Fine day, but I rose with a head ach from some difficulty in digestion, and it did not leave me until night, and sickness at my stomach. Went to the Office. Quincy called upon me in regard to the business. He has again changed his plan and adresses a letter to the public. I gave him the remainder of the evidence and asked him to submit his paper tomorrow to my father. Occupied in drawing up two leases for Mr. Curtis which I completed, and then went to the House to see my Mother who had come in with the Nurse and my Child from Quincy. I much regret that she cannot remain longer, but we live in a Country where servants must be humoured.1 My Mother seems unwell, and is affected by the political hurly burly.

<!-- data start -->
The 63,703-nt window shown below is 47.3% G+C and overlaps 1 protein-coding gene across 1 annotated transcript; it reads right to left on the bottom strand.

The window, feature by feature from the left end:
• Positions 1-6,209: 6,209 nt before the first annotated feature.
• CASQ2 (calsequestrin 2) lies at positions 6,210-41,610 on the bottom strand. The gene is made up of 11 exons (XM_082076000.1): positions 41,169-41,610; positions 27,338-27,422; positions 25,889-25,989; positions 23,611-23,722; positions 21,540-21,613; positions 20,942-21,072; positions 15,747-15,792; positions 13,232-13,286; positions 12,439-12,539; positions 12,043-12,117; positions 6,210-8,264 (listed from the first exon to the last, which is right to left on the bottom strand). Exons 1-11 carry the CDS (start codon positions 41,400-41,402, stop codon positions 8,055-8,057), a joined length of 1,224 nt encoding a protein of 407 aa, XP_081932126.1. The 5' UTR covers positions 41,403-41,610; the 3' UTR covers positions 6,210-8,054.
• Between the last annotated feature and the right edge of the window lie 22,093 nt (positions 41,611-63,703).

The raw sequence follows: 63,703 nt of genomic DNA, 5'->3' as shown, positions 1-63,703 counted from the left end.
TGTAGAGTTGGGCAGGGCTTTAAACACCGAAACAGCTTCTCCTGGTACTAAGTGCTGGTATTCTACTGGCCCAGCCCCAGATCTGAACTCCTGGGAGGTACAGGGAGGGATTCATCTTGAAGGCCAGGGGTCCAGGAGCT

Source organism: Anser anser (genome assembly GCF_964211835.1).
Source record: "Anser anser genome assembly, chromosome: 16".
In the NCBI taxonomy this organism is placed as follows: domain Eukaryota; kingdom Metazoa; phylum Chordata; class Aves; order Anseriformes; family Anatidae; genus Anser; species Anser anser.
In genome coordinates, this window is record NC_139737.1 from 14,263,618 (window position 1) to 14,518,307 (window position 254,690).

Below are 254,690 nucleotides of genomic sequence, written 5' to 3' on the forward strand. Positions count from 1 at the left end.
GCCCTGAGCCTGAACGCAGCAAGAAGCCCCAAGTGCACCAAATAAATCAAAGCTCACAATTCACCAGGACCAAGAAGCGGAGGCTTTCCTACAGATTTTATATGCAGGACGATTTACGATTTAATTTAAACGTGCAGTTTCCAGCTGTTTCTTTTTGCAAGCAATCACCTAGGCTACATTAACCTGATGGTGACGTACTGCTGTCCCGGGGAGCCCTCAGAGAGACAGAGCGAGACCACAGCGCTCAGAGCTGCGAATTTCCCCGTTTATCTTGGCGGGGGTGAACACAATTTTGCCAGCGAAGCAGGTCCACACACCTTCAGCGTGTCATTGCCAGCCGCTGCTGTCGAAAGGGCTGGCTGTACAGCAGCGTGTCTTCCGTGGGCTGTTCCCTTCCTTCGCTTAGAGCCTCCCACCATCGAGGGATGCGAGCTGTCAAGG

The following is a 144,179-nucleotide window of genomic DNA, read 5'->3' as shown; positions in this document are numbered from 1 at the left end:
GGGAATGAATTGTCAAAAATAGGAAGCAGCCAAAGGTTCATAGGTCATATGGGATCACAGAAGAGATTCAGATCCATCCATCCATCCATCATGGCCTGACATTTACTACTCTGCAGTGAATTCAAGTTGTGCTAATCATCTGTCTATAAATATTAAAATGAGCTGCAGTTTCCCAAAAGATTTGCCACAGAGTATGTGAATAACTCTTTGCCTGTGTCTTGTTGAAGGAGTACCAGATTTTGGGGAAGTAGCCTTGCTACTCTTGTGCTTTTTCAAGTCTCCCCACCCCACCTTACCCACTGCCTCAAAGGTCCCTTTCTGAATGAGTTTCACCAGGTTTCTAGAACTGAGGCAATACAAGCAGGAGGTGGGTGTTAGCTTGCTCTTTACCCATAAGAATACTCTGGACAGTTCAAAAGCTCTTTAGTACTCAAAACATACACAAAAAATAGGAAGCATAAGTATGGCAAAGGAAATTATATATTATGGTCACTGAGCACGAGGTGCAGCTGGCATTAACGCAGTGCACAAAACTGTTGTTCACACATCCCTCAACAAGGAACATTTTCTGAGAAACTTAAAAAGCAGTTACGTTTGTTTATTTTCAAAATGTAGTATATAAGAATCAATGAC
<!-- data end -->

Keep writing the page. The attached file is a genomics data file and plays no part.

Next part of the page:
I took a walk. Afternoon read the Correspondence in the Patriot, of 1809. My Grandfather was decidedly prosy and senile. Thus it is with man ever. One little error or other is always occurring to mar the very best meant efforts. I lazed away the time, as the operation of my headach is always to destroy all my energy. It is a little singular that my return to town should be productive of such an effect. Lounger as usual.
Mrs. Field, the nurse, had been “homesick” in Quincy (JQA, Diary, 5 Oct.).